What Can I Use to Make Stairs Less Slippery?

By Robert Kingsley

No one wants to fall down the stairs. It’s a simple truth and despite the fact that people tend to take great care to avoid them, falls still occur. Some stairs are just more slippery than others and harder to navigate. To combat this risk, there are a number of products that can be employed to add traction to your slippery stairs.

Textured Paint

Textured paint is nothing more than enamel floor paint mixed with a textured material. Once dry, the paint has a bumpy texture that provides traction. Make sure that your stairs are clean and dry before starting. Rough up the steps with an oscillating tool with 80-grit sandpaper. Clean your steps again to remove the sanding dust before painting. Purchase an exterior floor enamel paint and a nonslip additive, which will be similar to sand. Mix them together well with a paint stick and paint it on your steps. Follow the paint manufacturer’s recommendations for drying time before using the stairs again.

Rubber Stair Treads

Rubber stair treads completely cover the treads of your indoor staircase as well as the front of each step. They are made of a non-slip rubber that provides excellent traction. Make sure that your stairs are clean and free of any debris, oils or particulates, as these will negatively impact installation, and repair any stairs that are uneven, warped or damaged. The treads are sold over-sized, so you’ll need to measure and trim each rubber tread to fit. To install, spread contact adhesive on your step and on the bottom of the rubber tread. Carefully press the tread down onto your step, starting at the front of the step and working back. Roll the tread with a rubber roller to ensure proper adhesion. Maintain a minimum temperature of 70 degrees Fahrenheit for one week after installation.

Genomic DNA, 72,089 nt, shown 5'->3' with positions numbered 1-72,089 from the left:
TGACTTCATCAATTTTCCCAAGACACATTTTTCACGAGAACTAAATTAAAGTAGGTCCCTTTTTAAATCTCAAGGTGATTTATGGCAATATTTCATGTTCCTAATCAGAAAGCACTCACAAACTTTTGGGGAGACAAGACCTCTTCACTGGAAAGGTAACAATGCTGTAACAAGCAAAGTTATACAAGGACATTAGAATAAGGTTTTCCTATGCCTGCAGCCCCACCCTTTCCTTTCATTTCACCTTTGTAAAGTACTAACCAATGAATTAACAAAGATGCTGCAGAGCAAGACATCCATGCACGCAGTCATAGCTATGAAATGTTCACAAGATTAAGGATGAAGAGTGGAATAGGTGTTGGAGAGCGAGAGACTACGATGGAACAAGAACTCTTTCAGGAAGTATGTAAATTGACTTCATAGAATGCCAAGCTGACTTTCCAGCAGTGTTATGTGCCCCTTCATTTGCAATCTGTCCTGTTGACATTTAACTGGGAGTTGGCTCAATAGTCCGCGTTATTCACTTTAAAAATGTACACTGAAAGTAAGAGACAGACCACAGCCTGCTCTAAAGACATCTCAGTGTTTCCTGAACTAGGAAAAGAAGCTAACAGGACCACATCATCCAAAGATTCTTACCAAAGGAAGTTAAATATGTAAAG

Non-Slip Tape

Non-slip tape is the simplest way to add traction to a slippery staircase. Clean your stairs thoroughly to ensure that they are free of oils, grime or particulates. Apply a piece of tape on the front of each step in your staircase. Make sure each piece stretches from one side of your tread to the other.

Heated Tread Mats

While all of these methods work well, they aren’t worth much if your outdoor staircase is caked in ice. You can always spread ice-melt in this situation, but you’ll have to wait a while for it to take affect. Heated tread mats can be used to prevent ice altogether. Simply plug in the power cord of this string of mats and lay a pad on each of your stairs. They are outdoor-safe, so you can leave them in place all winter. The pads themselves are rubber and provide traction, while maintaining a temperature high enough to melt any snow or ice that might land on them.

© Demand Media 2011